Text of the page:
It’s time to cue that iconic Olympic theme song. The Winter Olympics are set to begin on Friday in the mountainous region of Pyeongchang in South Korea, where athletes from 92 countries will be converging to the host city for some icy Alpine action.
Pyeongchang now joins a long list of illustrious snowcapped host cities. Think Nagano, Lillehammer, Salt Lake City. But did you know bucolic upstate New York has its own storied Olympic history? Lake Placid hosted not one, but two Winter Olympic Games, joining only St. Moritz and Innsbruck as the only cities to host the winter games twice.
With the 2018 games finally here, I knew it was time to visit upstate and engage in some winter sports revelry. Specifically the Catskill Mountains range, which is just south of the Adirondacks.
Of course an SUV or some wagon seemed in order, but then a funny thought creeped into my head: What about a Ferrari?
The Lusso name
When one thinks of Ferrari (RACE), one thinks of driving a 488 Spider down sun-drenched roads in the Italian Riviera. But with an all-new GTC4Lusso in showrooms, you can take a Ferrari farther north, say the Dolomite Mountains in Northern Italy.
Let me explain. The Lusso, or ‘luxury,’ label has a long history for Ferrari. Cars like the 250 GT Lusso were more luxurious and larger than other Ferrari road cars and were meant for grand touring. Steve McQueen owned one.
I was at Pebble Beach in 2016 when Ferrari debuted the GTC4Lusso. At the time, Ferrari’s Enrico Galliera told me the GTC4Lusso was also a homage to the 330 GTC, another grand tourer, and apparently one of Enzo Ferrari’s favorites.
The GTC4Lusso is stunning to look at too, but different than other Ferraris. A beautiful front end, reminiscent of the 812 Superfast, and flowing curves give it a svelte, yet aggressive figure.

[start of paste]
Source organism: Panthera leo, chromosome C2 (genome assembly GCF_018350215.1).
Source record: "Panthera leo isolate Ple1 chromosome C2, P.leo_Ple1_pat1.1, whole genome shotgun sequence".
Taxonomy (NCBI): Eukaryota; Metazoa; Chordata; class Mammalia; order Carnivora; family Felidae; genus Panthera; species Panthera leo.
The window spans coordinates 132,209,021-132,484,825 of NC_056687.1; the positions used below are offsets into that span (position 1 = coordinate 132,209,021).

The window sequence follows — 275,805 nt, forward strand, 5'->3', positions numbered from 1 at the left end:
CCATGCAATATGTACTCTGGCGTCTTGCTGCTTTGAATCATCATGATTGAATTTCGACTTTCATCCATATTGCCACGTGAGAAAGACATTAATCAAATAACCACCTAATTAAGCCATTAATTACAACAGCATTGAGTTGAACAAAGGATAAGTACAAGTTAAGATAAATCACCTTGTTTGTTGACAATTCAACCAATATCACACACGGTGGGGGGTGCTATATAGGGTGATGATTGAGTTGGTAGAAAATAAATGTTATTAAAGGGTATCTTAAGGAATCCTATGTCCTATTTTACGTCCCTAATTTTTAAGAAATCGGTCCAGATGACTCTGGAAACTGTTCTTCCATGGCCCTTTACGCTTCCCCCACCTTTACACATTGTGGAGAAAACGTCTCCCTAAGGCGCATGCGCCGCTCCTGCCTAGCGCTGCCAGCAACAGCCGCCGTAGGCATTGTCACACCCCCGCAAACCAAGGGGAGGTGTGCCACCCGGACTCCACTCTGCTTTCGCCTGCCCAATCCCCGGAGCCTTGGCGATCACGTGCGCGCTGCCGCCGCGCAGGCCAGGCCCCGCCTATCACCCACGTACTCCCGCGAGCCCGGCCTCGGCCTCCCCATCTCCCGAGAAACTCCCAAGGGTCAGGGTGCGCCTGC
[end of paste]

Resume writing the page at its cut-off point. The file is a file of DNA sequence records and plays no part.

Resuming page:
Now the controversial part. Like the FF before it, this all-wheel drive Ferrari includes a hatch. Not everyone likes the look, but Maranello makes the back end work as much as any designer can for a car with a shooting brake design. The proportions look right, and I’m a fan of the big flowing lines on the rear-three-quarter panel swooshing over the real wheels.
It’s an impressive car with exceptional DNA, basically a luxury sports car for enthusiasts. But how would this more ‘practical,’ if you will, supercar do in inclement, snowy conditions? We were curious. So when Ferrari offered up the chance to test the new GTC4Lusso in upstate New York, only a few days before winter Olympic athletes suit up halfway across the globe, we had to give it a try.
The drive up
As a GT cruiser, the GTC4Lusso is tough to beat. The cabin was roomy and comfortable (at least for the front two passengers), the ride surprisingly forgiving, and the power, well, the power was abundant.
The 690-horsepower V12 gobbled up miles on our way up to the Catksill area. And the power is quite prodigious: 0-60 mph in 3.4 seconds for a car that weighs over 4,000 pounds. That’s a lot of mass moving at a high speed.
Motoring off the highway and on the backroads around towns like Hunter, N.Y., the GTC4Lusso was well-mannered and easily controlled. Rev that engine high though, above 4000 RPM, and you’ll hear that wonderful, glorious sound that makes grown men cry. The power comes on like a rush right after that.